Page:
Surviving in the global marketplace will mean embracing where technology has taken us and shattering the myths that HR and talent-management experts have relied on up until now.
Consider the decade we're in the decade when everything changed. And rest assured the change is continuing, more rapidly than ever.
Never before has the world been so flat, so networked, so inter-dependent and so transparent. Our complex, globalized and highly technological business environments are creating demand for new business and management models and new ways of leveraging the human dimension of business.
Just as economies have shifted from agricultural to industrial to manufacturing and now technology, we contend the next economy will be built on innovation. In order to be successful in the future, organizations must develop differentiating capabilities to strategically leverage the world's talent and lead global innovation of the future. Those that do will reap the rewards, while those that rely solely on past methods will fail -- plain and simple!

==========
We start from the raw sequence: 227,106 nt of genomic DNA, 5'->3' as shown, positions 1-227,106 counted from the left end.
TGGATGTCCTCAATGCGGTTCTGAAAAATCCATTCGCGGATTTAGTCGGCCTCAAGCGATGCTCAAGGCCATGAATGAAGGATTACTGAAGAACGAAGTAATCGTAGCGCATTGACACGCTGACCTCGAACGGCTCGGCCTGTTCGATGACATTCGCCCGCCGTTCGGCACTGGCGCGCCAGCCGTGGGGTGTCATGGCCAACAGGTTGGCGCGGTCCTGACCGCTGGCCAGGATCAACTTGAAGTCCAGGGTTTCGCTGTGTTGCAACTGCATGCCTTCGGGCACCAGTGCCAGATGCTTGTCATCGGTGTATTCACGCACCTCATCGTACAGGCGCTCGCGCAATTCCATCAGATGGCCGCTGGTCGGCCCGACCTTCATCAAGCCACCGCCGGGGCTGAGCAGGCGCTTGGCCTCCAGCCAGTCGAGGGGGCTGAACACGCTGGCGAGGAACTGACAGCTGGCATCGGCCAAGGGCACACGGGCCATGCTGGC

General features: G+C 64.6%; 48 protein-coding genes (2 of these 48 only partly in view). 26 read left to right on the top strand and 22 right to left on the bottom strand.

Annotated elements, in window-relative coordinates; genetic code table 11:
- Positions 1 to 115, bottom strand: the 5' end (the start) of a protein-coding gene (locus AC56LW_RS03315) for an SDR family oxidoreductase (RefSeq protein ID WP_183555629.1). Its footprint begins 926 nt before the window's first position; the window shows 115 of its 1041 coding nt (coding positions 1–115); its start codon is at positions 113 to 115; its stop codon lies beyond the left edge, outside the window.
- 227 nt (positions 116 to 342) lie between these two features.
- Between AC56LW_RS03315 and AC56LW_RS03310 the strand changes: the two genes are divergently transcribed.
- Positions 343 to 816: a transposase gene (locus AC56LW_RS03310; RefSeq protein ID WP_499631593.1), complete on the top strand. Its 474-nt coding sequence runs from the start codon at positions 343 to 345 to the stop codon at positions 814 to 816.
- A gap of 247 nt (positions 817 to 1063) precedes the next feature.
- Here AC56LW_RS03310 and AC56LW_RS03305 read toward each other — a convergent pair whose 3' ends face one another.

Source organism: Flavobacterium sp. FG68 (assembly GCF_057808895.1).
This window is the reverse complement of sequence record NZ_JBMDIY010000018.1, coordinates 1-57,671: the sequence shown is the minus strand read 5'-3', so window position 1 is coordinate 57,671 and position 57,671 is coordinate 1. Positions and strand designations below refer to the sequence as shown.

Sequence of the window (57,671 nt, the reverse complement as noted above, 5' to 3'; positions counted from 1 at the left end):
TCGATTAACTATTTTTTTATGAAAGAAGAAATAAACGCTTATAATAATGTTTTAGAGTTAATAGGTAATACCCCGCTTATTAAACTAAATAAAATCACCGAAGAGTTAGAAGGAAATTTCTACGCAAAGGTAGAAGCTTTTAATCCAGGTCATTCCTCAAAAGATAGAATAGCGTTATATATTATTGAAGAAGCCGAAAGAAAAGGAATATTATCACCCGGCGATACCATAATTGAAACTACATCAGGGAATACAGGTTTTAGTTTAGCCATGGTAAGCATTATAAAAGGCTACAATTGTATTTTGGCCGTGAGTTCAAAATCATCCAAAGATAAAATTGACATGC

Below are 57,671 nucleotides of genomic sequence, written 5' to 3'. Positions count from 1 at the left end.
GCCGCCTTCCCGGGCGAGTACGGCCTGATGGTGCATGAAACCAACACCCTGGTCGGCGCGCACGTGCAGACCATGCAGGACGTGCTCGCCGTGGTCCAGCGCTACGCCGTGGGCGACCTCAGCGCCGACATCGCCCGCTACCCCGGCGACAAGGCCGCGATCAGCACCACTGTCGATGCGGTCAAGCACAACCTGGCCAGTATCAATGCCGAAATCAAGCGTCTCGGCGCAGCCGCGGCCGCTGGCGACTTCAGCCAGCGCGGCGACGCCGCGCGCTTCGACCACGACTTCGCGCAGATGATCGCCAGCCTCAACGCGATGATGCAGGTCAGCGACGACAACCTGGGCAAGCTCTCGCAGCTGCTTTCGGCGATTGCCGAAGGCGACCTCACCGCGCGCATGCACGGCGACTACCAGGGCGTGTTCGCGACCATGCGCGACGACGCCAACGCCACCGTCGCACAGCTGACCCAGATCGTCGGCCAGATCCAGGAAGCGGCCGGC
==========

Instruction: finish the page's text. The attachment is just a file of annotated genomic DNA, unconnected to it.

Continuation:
Over the past year, San Francisco-based Executive Networks assembled a group of progressive talent-management leaders to debate, in depth, the challenges facing the future of organizations -- specifically assessing the needs of leadership and the current function of talent management and human resources. Like many new functions, our history is based in the sciences and has evolved over time. Our purpose in writing this now is to challenge some of the myths HR functions have relied on, and probe areas to consider for future effectiveness and business impact.
* Myth 1: The future leaders of your company will come from your existing pool of high performers. The technology revolution, coupled with the rise of key emerging markets, has shattered the business world as we know it. The skills and capabilities required to achieve scaled efficiencies according to today's performance agenda will not naturally translate into the skills and capabilities required to achieve innovation in process, product and organization/management models. Unless you are aggressively developing your leaders to operate bi-modally between present and future business models, as well as managing scale while innovating, your core performers of today will eventually become obsolete.